If you’re a large volume sender, you can use the FeedBack Loop (FBL) to identify campaigns in your traffic that are getting a high volume of complaints from Gmail users. The FBL is particularly useful to ESPs to detect abuse of their services.
Note that FBL data will only pertain to @gmail.com recipients.
How to implement the FBL
Senders will need to embed a new header called the Feedback-ID, consisting of parameters (called Identifiers) that uniquely identify their individual campaigns. Any Identifiers with an unusual spam rate and that might cause deliverability issues will be reported in the Postmaster Tools FBL dashboard.
Feedback-ID: a:b:c:SenderId where Feedback-ID is the name of the Header to be embedded. a, b, c are optional fields that can be used by the sender to embed up to 3 Identifiers (campaign/customer/other). SenderId is a mandatory unique Identifier (5–15 characters) chosen by the sender. It should be consistent across the mail stream.
About the data
The aggregate data will be generated for the first 4 fields (as separated by ‘:’) of the Feedback-ID: , starting from the right side. If the SenderId is empty, no data will be generated. If another field is empty, data will be generated for the rest of the fields.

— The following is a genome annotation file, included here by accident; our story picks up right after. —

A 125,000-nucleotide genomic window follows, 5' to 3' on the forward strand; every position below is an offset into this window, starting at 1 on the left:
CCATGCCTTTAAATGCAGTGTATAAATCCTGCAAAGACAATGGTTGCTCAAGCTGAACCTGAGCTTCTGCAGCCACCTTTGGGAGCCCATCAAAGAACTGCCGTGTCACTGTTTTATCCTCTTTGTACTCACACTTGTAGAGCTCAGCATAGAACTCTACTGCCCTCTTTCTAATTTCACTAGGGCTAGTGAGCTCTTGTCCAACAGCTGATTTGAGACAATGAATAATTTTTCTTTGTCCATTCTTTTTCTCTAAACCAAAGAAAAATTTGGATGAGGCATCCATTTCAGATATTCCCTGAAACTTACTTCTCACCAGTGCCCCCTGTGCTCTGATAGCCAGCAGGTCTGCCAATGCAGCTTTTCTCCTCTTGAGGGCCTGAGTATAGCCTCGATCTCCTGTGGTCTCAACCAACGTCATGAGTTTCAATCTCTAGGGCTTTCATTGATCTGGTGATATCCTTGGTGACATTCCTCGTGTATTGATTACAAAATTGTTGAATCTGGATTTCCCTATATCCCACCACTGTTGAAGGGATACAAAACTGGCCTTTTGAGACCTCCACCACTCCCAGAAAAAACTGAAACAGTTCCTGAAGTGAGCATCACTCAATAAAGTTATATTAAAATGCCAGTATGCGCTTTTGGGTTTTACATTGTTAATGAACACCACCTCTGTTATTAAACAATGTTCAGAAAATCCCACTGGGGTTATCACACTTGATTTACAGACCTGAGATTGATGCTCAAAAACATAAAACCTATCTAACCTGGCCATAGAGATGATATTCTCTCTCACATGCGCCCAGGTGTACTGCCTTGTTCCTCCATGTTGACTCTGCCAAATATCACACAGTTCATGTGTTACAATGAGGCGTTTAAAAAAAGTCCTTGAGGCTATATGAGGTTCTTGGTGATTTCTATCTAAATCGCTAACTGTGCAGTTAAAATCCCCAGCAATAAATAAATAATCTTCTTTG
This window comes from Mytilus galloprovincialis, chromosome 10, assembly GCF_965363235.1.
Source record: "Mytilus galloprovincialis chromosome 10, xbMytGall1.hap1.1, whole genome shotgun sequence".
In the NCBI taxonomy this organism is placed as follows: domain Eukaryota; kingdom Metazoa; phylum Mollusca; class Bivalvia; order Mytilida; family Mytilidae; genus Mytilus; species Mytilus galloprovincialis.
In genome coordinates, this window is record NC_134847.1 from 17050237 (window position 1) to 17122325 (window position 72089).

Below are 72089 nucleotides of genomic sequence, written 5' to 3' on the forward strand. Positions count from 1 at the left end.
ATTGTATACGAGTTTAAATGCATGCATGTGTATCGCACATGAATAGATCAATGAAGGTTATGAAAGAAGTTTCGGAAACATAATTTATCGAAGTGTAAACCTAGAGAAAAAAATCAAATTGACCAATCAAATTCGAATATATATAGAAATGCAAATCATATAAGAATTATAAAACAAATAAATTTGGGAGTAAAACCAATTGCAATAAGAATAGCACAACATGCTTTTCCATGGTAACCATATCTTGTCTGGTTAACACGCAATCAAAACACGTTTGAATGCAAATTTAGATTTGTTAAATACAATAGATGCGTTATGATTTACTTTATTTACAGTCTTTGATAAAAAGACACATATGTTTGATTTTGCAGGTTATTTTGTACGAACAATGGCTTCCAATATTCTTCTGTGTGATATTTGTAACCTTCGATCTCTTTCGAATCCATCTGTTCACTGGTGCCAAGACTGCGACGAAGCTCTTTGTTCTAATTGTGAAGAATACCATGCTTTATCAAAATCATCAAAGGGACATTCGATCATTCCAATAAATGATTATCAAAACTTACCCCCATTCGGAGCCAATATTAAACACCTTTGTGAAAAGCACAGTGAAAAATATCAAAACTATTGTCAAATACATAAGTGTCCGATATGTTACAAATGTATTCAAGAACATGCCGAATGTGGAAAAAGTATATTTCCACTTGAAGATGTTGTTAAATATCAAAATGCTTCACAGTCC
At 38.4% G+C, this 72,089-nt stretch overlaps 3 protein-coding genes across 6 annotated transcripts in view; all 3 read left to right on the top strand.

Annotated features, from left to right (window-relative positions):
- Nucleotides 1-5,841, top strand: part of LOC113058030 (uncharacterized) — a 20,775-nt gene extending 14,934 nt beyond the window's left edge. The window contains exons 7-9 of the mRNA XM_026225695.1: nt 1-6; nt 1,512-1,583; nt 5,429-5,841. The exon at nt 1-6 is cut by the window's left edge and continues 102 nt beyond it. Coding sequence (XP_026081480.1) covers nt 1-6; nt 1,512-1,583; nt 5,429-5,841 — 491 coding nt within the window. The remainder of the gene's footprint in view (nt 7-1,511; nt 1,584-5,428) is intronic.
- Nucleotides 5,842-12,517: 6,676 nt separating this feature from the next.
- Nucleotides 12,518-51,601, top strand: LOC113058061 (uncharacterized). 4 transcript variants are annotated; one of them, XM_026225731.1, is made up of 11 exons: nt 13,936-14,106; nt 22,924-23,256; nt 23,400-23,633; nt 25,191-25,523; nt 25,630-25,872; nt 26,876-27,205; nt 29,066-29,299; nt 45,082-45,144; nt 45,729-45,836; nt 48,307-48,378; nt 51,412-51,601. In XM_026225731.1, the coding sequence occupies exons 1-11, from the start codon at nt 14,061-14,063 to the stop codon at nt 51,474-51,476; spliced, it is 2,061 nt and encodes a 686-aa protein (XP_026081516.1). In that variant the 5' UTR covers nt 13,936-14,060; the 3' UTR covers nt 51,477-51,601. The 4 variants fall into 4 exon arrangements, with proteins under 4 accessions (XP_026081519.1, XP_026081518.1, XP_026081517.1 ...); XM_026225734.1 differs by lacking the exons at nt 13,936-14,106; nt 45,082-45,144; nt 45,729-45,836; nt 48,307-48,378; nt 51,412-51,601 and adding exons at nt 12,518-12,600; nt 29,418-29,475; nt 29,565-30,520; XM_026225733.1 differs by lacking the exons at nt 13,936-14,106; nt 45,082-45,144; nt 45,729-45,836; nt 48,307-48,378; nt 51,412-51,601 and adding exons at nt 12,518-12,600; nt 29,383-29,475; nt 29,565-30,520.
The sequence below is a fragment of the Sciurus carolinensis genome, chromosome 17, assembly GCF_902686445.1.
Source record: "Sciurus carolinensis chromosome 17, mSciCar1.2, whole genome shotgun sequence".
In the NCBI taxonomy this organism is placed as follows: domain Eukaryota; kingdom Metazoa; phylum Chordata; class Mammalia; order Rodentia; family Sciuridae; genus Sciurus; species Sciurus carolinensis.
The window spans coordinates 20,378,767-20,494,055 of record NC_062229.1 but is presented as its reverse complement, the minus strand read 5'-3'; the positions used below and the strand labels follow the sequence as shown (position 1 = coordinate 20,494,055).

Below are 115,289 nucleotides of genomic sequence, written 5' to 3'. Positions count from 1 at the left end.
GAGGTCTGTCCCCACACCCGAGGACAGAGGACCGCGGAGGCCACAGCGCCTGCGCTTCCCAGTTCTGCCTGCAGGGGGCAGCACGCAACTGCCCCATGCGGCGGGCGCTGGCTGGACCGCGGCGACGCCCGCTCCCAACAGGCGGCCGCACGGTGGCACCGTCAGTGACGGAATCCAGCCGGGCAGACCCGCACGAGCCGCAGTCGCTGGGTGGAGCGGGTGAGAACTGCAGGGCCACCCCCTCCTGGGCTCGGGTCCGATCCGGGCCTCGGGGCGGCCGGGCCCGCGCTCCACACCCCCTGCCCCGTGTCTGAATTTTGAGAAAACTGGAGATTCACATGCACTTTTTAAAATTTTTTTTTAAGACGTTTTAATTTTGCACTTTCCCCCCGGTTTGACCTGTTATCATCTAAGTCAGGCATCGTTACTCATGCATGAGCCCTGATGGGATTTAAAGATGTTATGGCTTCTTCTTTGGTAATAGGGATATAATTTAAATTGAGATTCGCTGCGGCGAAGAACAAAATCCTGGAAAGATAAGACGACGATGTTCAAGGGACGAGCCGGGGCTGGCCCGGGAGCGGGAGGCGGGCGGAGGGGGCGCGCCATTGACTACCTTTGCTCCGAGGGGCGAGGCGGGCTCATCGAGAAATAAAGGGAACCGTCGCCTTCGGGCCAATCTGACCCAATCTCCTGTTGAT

In order to prevent spoofing of the Feedback-ID, the traffic being sent to Gmail needs to be DKIM signed by a domain owned (or controlled) by the sender, after the addition of this header. This domain should be added and verified to the Gmail Postmaster Tools, so the sender can access the FBL data.
- Senders should ensure that their traffic has only one such verified header.
- Senders will have to publish the IPs from which they’re sending mail in the SPF records of their signing domains. The sending IPs must have PTR records and resolve to a valid hostname (preferably one of the DKIM domains).
- For a given day’s traffic, FBL reports are generated only if a given Identifier is present in a certain volume of mails as well as in distinct user spam reports.
- FBL data will be aggregated on each Identifier independently. This also allows for the use of less than 3 Identifiers, if needed.
- For a given day's traffic, the sender should ensure that the Identifiers across fields not repeated, so that data is not aggregated across unrelated Identifiers. If there is a concern about the uniqueness of the Identifier namespace, or if the sender prefers for the data to be grouped between two Identifiers, the hash of one Identifier can be appended to the other.
- When choosing the Identifiers, the sender should not use a parameter that will be unique across every single mail (for example, a unique Message-ID).
Below is an example for illustration:
CampaignIDX is a campaign Identifier specific to Customer2 and is unique across the board (that is,. no 2 customers share the same campaign ID).
CustomerID2 is a unique customer Identifier. MailTypeID3 is an Identifier for the type of mail (a newsletter vs. a product update, for example) and can be either unique or common across customers, based on how the sender wants to view the data.
SenderId is the sender's unique Identifier and can be used for overall statistics.
In the above case, we would send the spam percentages for each of the 4 Identifiers independently, if they had an unusual spam rate.
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